Renaud's Perfumes:

Starting in 1928, the Renaud perfumes were advertised as long lasting because they were "specially processed in amber", which basically means that their main base note is ambergris, which acts as a fixative to prolong the fragrance. These perfumes will have "Ambree" added to their name such as "Sweet Pea Ambree".

Renaud described their Egyptia scent as "a perfume with a warm, oriental spiciness" and "the alluring fragrance of Egyptian perfumery."

L'Acacia was described as having "a slight tang of cut stems " and explains that "a breath from the desert comes to you from this rare odeur."

Notchenka, was one of the most expensive of the fragrances, retailing at $55 for one ounce and $125 for two ounces. Notchenka had a "light, spicy floral odeur". Renaud advertised the perfume as "Notchenka, Flower of the Little Night. All of the fascination and strange mysticism of old time Russia are reflected in this subtle fragrance. Notchenka, the exotic sweetness of a little blue flower of the land of the midnight sun. Price $55 per bottle."


Orchidee, was one of their best selling perfumes. In a 1929 advertisement, Renaud describes it as "One trembling drop of this rare exotic fragrance brings all the allure of far-off isles of the South Seas, the thrill of the forests and trackless jungles, the fascination of the desert oasis. Price $60 per bottle."

Sweet Pea, this is the one perfume that I have seen the most advertisements for. One such 1929 ad read: "True Sweet Pea by Renaud. The crowning achievement of this famous French house and the reward of a quarter of a century's research is this True Sweet Pea Perfume, price $37.50 per bottle."

Ghedma was billed as "the flowers of happiness" and retailed for $42.50 an ounce.



List of perfumes by Renaud:

  • 1919 L'Ile de France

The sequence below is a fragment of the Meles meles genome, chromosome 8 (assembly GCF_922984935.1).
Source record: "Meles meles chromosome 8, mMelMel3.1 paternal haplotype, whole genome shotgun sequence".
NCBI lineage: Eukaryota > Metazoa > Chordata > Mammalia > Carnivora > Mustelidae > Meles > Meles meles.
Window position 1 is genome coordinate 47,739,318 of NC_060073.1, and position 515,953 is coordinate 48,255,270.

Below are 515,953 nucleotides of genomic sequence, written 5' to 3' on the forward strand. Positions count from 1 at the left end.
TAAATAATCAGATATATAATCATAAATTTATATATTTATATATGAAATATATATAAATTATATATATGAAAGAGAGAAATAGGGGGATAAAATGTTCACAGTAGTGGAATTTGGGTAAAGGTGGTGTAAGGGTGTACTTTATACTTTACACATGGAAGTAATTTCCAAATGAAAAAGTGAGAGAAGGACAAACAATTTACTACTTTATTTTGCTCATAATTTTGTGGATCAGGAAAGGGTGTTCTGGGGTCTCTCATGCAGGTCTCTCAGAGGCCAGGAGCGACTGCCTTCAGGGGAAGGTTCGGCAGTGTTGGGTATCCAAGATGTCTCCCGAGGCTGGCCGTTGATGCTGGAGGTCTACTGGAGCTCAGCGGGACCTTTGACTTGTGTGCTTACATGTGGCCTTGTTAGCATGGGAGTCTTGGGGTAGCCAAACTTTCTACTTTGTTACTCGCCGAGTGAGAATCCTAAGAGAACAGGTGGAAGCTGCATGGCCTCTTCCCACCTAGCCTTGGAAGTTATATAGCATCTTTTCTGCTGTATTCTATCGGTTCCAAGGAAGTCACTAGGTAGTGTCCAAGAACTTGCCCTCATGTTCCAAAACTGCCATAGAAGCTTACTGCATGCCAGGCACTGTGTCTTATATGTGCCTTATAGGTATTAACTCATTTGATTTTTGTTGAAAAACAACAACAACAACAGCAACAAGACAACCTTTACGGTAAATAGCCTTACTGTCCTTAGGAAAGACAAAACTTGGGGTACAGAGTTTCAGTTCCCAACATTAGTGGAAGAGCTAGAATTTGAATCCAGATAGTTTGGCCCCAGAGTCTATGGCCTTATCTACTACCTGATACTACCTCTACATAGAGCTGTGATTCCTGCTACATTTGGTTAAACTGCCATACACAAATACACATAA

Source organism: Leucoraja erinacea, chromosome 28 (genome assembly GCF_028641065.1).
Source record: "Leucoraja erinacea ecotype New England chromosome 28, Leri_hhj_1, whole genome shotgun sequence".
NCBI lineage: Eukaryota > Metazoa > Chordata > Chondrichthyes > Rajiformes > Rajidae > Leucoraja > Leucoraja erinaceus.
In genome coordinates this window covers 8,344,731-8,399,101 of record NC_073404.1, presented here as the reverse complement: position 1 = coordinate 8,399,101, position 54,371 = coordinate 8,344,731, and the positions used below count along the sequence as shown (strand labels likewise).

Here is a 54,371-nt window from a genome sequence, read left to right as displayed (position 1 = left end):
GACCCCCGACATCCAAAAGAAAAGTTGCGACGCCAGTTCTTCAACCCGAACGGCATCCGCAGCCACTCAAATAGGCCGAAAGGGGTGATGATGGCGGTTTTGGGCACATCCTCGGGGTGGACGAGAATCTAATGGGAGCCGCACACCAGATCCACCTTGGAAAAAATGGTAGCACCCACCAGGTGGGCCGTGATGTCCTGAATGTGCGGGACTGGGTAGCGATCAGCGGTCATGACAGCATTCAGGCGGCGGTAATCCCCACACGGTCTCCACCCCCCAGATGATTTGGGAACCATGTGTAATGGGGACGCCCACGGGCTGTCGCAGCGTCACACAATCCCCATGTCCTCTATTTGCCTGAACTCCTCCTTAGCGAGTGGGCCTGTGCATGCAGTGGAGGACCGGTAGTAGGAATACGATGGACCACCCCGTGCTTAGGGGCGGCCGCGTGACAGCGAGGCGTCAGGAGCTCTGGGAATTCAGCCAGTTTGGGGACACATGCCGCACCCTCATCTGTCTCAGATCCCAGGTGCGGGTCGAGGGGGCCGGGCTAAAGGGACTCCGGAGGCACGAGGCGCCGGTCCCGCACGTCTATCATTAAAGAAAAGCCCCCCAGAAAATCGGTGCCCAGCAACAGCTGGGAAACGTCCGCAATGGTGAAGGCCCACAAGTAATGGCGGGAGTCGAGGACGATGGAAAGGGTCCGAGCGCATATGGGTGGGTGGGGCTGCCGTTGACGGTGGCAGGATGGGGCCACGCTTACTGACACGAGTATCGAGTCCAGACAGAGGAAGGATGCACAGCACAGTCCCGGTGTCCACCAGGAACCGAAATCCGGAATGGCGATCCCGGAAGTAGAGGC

• 1919 L'Isle
  • 1920 Cour de Russie
  • 1920 Lubentia
  • 1920 Fleur de Manacao
  • 1920 Fleurs de Grasse
  • 1920 Forest of France/Foret de France
  • 1920 Jardins Celestes
  • 1924 Geraine (Rose Geranium)
  • 1925 Gardenia
  • 1925 Orchid
  • 1925 L'Acacia
  • 1925 Egyptia
  • 1925 Fragrance
  • 1925 Ghedma
  • 1925 Coeur de Russe
  • 1925 Sweet Pea
  • 1925 Spice of Life
  • 1925 Bouquet/Bocage
  • 1925 Orchid
  • 1925 Notchenka
  • 1926 Golden Lotus (bath salts)
  • 1926 Lavender (bath salts)
  • 1926 Chypre
  • 1926 Rose
  • 1926 Jasmin
  • 1928 Ambrée
  • 1928 Narcisse
  • 1928 Muguet
  • 1929 Magnolia
  • 1929 Lotus
  • 1929 Violet
  • 1929 Day & Night
  • 1929 Red Carnation
  • 1933 Fleur d'Olivier (Blossom of the Olive Tree)
  • 1934 Heliotrope
  • 1934 Lilas
  • 1934 Orange Blossom
  • 1936 Parfums of Royalty
  • 1940 Bateau Ivre
  • 1940 Sur Deux Notes
  • 1943 Glissade


Popular Mechanics, 1924:
"We Will Send Prepaid, no money down, 12 bottles of guaranteed rarest French Perfume made ​​by Renaud , Paris, world's finest Perfumers. One of These Odors was made ​ exclusively for Czarina of Russia before the war. Others have sold as $100 an ounce. Today you sell these 12 bottles assorted odors 50c each and remit to us after selling a total of $2.50. If you want to represent us give three references or cash in advance. Glee Products Co. Importers, Leicester, Mass."

The New Yorker, 1932:
"Pay $60 an ounce and you can give your loved one Renaud's Orchid."









Bottles: